"There is one issue that can compete with the importance of sanitation when it comes to human development: children's, in particular girls', education." Jon Lane, Executive Director WSSCC

Children should be given the benefit of a good education in schools that provide child-friendly water and sanitation facilities.

Besides the home, schools are the most important places of learning for children. Behaviours learnt at an early age are likely to be applied for the rest of a child’s life, which is why education is so important. Positive hygiene practices can be taught as well – either in the home or at school.

Children have a right to sanitary facilities such as toilets, safe drinking water, and clean schools. Unfortunately, however, school children in many communities must defecate in the open because the school has few or no toilets. This dearth, combined with social norms, means girls do not attend school during their menses, retarding their education.

Functioning toilets in schools should therefore be assured. The first step in this process is increasing the commitment and ownership on the part of teachers, school staff, parents of students, and even the students themselves for improved water and sanitation services in schools.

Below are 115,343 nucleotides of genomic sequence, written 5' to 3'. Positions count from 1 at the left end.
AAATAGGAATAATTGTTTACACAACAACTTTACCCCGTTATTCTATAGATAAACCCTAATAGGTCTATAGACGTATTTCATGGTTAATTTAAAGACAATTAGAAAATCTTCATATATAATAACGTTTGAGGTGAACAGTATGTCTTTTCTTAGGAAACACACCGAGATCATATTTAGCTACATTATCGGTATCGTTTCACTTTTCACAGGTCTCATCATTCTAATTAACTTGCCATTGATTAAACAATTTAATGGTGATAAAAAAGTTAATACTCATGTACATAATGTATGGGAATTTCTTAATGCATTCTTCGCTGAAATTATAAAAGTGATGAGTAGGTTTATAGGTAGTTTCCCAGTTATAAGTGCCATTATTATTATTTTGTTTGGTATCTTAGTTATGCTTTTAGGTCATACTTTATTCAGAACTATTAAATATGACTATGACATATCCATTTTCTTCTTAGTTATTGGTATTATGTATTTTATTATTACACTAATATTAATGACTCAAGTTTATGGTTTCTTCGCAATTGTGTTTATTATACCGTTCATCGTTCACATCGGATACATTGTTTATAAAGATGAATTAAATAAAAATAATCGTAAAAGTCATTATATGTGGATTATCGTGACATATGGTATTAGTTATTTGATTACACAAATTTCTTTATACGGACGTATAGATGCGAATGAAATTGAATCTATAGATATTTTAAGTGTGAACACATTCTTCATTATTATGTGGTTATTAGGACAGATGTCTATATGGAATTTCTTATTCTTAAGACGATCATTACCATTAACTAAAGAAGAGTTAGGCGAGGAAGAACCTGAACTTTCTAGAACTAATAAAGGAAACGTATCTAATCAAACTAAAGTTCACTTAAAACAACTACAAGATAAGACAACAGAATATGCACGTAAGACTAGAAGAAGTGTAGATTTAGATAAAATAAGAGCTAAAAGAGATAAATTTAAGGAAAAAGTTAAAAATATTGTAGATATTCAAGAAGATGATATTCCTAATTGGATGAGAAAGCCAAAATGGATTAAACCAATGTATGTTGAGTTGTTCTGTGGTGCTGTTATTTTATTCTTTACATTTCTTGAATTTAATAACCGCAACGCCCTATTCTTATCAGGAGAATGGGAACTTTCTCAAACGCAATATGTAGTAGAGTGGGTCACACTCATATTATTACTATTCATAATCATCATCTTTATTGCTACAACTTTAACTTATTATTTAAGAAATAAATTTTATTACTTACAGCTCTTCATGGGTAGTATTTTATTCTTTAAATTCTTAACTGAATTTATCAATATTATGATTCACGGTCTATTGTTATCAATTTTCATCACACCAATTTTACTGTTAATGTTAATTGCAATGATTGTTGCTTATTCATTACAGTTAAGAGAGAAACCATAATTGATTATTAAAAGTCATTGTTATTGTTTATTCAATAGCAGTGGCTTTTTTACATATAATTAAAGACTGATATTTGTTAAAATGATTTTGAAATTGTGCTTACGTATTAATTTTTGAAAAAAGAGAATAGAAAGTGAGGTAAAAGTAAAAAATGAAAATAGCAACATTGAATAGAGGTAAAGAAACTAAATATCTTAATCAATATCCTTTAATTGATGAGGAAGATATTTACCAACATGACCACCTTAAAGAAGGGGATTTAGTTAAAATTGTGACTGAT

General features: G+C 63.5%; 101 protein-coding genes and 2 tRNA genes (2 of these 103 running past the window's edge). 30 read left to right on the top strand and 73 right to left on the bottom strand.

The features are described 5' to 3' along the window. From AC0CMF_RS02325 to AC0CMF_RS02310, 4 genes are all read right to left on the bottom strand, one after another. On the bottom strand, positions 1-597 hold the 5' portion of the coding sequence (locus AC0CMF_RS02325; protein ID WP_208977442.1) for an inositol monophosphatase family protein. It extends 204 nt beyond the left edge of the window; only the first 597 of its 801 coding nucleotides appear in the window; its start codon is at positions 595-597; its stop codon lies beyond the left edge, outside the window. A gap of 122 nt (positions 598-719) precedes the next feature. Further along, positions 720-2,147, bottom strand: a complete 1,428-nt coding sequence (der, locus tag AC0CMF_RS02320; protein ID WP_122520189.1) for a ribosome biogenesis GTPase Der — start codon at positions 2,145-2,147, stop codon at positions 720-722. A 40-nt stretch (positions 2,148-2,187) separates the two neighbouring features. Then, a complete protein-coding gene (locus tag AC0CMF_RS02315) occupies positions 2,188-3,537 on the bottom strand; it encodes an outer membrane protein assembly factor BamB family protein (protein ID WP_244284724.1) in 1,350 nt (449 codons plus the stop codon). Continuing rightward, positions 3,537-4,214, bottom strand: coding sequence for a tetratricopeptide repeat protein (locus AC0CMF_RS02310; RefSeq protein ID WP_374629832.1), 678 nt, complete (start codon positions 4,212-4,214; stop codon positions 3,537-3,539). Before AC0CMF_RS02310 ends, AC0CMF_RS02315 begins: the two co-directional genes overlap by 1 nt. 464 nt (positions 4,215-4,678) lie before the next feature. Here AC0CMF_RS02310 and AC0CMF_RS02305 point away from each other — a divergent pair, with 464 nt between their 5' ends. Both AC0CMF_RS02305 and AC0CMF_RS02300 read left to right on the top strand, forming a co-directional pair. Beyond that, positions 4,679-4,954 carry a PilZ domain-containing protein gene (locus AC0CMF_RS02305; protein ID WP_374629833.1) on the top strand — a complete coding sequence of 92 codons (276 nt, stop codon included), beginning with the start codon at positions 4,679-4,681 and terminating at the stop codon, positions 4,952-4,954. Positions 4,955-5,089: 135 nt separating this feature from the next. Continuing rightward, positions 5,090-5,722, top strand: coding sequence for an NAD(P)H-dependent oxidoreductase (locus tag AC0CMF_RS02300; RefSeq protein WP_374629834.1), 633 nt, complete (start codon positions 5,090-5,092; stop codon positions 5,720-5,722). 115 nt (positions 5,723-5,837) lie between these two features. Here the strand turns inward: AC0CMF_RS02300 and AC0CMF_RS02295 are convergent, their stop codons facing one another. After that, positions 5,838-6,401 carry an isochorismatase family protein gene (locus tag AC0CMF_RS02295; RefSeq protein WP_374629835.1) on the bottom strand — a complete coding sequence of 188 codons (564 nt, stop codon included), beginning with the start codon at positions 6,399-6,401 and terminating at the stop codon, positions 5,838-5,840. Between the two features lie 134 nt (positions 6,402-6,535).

WSSCC has been supporting the publication, WASH in Schools, together with IRC. A large number of organizations in the WASH coalition are engaged in activities for schools. Such activities include the School Health Clubs in Zimbabwe, lobbying for rural school sanitation for the Roma minority in Bulgaria, compilation of a school book in the Urdu language in Pakistan, and working on a school health policy in Kenya and the United Republic of Tanzania.

Proper school facilities in combination with good sanitary and hygiene practices contribute significantly to reducing the incidence of sanitation and hygiene-related diseases among children. In such conditions, the benefits extend beyond health aspects: children learn better and can bring concepts and practices on good sanitation and hygiene back to their families, friends, and communities.

Last updated: Tue, 11/16/2010 - 17:14